Tuesday, April 23, 2013

This Day in Senate History (Stephen A. Douglas, Lincoln Rival and Union Supporter, Born)

April 23, 1813--Stephen A. Douglas, “The Little Giant” who became the most significant political rival of fellow Illinois resident Abraham Lincoln, was born in Brandon, Vt. His status as one of history’s best-known famous also-rans means that unfortunately, on the bicentennial of his birth, little attention will be paid to how he fueled his adopted state’s enormous commercial growth, how he promoted the transcontinental expansion of America, and how his formidable speaking skills pushed his opponent to reach the top of his game.

If you’ve seen any Lincoln biopic that takes the future Great Emancipator up to his first inauguration, there’s a good chance you’ve seen Douglas, in at least one scene. Indeed, he made for an ideal cinematic foil to Lincoln. On the stump, the short, stocky senator, once described as a "a steam engine in breeches,”
dominated by his violent language and gestures, while Lincoln would slowly unwind his argument the way he would his lanky frame. Even love marked the two men as rivals, since, it appears, Douglas courted the young Mary Todd around the same time that Lincoln—more successfully--did.

In a prior post, I described how, in the Lincoln-Douglas debates that highlighted their 1858 race for the U.S. Senate, the Republican challenger, in effect, lost the battle but won the war. By responding affirmatively to Lincoln’s crafty question on whether a majority of a territory could exclude slavery, Douglas alienated Southern voters in the Presidential race two years from then. With another candidate dividing the votes of the Democratic Party, Lincoln was able to win the Presidency in November 1860.

The two men had been taking each other’s measures since 1834, as first-term members of the Illinois General Assembly. They had frequently been at odds, especially over slavery (Lincoln opposed the expansion of the “peculiar institution” into territories, while Douglas figured, through his doctrine of popular sovereignty, that the controversy would abate through political compromise). But by March 1861, when secession loomed, the two united against this mortal threat to the republic. Douglas had only a few months to live, but he displayed during that time his best qualities, including a passion for the welfare of his country.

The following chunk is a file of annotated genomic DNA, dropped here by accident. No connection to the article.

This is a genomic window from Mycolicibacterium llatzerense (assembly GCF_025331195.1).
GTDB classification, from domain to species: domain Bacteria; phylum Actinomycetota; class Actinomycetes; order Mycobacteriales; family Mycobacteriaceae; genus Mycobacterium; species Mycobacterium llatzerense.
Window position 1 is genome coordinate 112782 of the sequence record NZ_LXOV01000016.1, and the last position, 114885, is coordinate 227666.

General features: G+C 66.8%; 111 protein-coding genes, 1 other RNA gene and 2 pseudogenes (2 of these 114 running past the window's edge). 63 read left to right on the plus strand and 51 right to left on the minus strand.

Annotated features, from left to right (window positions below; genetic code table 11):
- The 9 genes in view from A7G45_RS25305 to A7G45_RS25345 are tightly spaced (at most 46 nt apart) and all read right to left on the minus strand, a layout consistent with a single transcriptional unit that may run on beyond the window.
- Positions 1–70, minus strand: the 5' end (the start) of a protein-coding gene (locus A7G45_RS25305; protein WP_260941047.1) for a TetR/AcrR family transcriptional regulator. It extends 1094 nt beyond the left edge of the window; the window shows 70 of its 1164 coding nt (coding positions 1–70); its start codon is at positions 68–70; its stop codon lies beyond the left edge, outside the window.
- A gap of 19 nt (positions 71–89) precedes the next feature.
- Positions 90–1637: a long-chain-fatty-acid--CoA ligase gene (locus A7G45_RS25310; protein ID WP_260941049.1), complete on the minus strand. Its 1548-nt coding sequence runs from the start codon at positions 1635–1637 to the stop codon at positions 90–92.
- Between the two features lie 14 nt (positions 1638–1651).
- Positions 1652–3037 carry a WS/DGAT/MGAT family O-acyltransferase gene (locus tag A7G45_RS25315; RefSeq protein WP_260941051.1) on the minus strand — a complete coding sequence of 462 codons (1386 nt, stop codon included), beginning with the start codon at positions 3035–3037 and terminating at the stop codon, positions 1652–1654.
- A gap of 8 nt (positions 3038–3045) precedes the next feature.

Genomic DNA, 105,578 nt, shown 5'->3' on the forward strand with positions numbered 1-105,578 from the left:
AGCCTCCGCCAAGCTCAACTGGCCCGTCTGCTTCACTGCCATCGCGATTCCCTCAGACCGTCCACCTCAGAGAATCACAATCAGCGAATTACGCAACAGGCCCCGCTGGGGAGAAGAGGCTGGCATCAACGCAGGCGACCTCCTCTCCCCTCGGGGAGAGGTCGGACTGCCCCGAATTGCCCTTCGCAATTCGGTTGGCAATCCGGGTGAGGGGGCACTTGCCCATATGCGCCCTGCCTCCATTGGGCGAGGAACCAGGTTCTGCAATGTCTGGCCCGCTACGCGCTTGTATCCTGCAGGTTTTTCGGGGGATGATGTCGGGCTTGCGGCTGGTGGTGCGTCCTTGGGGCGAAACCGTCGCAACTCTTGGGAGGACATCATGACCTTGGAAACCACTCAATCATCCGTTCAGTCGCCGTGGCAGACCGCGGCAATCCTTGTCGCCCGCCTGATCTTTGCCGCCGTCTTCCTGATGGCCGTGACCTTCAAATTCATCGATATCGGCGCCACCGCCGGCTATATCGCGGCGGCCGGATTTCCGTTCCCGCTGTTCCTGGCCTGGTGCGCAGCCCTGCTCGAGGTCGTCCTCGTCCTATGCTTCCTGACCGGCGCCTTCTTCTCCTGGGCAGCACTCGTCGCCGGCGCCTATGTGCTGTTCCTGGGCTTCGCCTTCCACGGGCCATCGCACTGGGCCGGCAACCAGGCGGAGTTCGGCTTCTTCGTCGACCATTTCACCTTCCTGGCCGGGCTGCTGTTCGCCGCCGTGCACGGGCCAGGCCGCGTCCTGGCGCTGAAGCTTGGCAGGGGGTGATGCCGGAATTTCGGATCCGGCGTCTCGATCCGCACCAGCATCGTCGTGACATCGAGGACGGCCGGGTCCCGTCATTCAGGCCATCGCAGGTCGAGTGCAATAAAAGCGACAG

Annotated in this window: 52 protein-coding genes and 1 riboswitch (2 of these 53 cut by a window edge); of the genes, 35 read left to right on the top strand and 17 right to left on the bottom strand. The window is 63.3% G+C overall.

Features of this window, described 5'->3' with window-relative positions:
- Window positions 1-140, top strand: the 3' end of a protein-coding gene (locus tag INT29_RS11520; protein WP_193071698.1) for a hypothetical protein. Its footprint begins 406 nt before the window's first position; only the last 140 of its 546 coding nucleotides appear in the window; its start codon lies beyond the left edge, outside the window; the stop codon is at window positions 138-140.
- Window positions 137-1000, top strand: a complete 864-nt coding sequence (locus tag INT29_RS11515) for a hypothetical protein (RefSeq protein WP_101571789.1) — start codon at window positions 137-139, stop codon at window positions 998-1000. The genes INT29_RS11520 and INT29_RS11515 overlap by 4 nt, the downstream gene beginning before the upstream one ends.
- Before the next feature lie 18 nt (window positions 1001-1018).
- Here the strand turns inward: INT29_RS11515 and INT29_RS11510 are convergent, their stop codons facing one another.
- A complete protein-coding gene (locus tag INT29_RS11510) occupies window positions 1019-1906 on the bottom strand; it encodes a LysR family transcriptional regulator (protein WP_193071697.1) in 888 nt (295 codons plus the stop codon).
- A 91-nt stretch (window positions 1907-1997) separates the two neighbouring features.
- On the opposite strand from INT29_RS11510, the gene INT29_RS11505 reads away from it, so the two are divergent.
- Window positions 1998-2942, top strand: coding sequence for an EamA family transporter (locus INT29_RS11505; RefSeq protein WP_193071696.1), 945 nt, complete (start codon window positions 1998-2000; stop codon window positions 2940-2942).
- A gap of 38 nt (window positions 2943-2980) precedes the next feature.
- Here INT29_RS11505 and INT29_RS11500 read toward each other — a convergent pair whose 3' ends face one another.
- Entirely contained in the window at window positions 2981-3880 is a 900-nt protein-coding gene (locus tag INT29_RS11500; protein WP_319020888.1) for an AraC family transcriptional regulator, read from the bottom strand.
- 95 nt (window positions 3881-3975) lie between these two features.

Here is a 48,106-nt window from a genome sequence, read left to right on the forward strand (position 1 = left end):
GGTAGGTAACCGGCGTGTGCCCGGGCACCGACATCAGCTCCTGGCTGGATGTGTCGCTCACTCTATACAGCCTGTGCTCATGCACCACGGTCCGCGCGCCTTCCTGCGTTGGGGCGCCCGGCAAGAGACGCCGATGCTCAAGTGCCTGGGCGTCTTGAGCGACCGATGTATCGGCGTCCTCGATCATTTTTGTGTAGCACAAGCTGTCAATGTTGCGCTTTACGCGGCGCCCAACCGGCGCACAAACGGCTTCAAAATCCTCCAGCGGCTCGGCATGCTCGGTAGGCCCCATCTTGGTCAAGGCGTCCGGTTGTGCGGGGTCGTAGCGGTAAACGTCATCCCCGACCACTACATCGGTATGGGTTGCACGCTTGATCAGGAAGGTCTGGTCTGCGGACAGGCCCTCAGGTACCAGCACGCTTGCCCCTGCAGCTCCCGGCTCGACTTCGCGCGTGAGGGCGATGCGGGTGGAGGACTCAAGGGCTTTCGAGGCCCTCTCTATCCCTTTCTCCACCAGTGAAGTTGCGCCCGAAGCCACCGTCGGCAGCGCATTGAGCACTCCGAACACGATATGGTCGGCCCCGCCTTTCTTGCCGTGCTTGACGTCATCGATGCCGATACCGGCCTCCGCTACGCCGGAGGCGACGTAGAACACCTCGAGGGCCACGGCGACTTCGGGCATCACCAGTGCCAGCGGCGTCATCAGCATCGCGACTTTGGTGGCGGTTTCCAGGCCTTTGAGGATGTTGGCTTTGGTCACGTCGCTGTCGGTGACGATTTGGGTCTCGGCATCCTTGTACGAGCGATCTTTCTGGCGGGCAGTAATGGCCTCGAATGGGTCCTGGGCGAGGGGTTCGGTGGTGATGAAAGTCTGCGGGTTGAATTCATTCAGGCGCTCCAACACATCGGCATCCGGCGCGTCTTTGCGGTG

For years, I’ve been fascinated by a story told in The Modern Researcher, John A. Garraty and Henry Graff, about one historian’s strenuous efforts to verify an anecdote in the anonymously published The Diary of a Public Man concerning Douglas at Lincoln’s first inauguration. Lincoln had no room on his tiny table to hold his stovepipe hat, the story went, so Douglas, sitting on the dais, graciously took the headgear and held it throughout the long ceremony.

Garraty and Graff, following this historian’s lead, believed that the incident probably didn’t happen. Other scholars more recently have concluded that it did. Part of the reason for the intense interest in this anecdote, I think, is that it tells us something fundamental about America’s fondest wishes for their politicians: that, despite their ambitions and clashing visions for the nation, they will display respect and grace at the most solemn ceremonies involving this country’s civil religion.

As it happens, there is at least a grain of truth to the story, in that the two came together to face a danger bigger than their decades-old rivalry. They met again, several weeks after the inauguration, with Lincoln even more beleaguered than before, with several more Southern states joining the rebellion against the federal government when Fort Sumter was fired upon.

It’s interesting to speculate on the course of this conversation. Did the President uncork the kind of out-of-left-field joke told in Steven Spielberg’s film Lincoln? Did they touch in any way on the major form of transportation they had both come to champion, the railroad--Lincoln as one of their most skilled legal advocates, Douglas as a longtime tireless Senate voice for a transcontinental railroad terminating in Chicago? 

Did the two engage in small talk about their days as lawyers in Illinois, or the towns they visited during their Senate debates? Did they commiserate over parents lost in childhood, and children (and, in the case of Douglas, a wife) dead more recently? Could they see, in the moments of silence between the jokes and the small talk, the affliction that the other endured because of  early disorder and subsequent sorrows? (Lincoln suffered from depression, while Douglas had taken to stronger quantities of alcohol.)

We don’t know exactly what was said or happened that day, except that Lincoln set aside several hours from his frenetic schedule for the meeting By the end of it, Lincoln eagerly seized Douglas’ offer of support to help preserve the Union. Could Douglas go on a speaking tour in the Midwest and border states in an attempt to keep them in the Union? Douglas agreed to try.

Douglas threw himself into the Union cause with his usual customary energy, but exhaustion—and his years of heavy drinking—caught up with him. He died of typhoid at his home in Chicago, only 48 years old, disappointed in nearly every way one could imagine: his hopes for the Presidency gone, his financial resources so depleted that his widow had a tough time surviving for a while after his passing, and even his dream of a united, sea-to-sea republic—“Young America,” the movement was called—in jeopardy.

In time, of course, Lincoln would preserve the Union, enabling that the nation to which he and Douglas gave their “last full measure of devotion” would endure. In this, as in their public ambitions and private agonies, they had more in common that they realized for much of their lives.

No comments: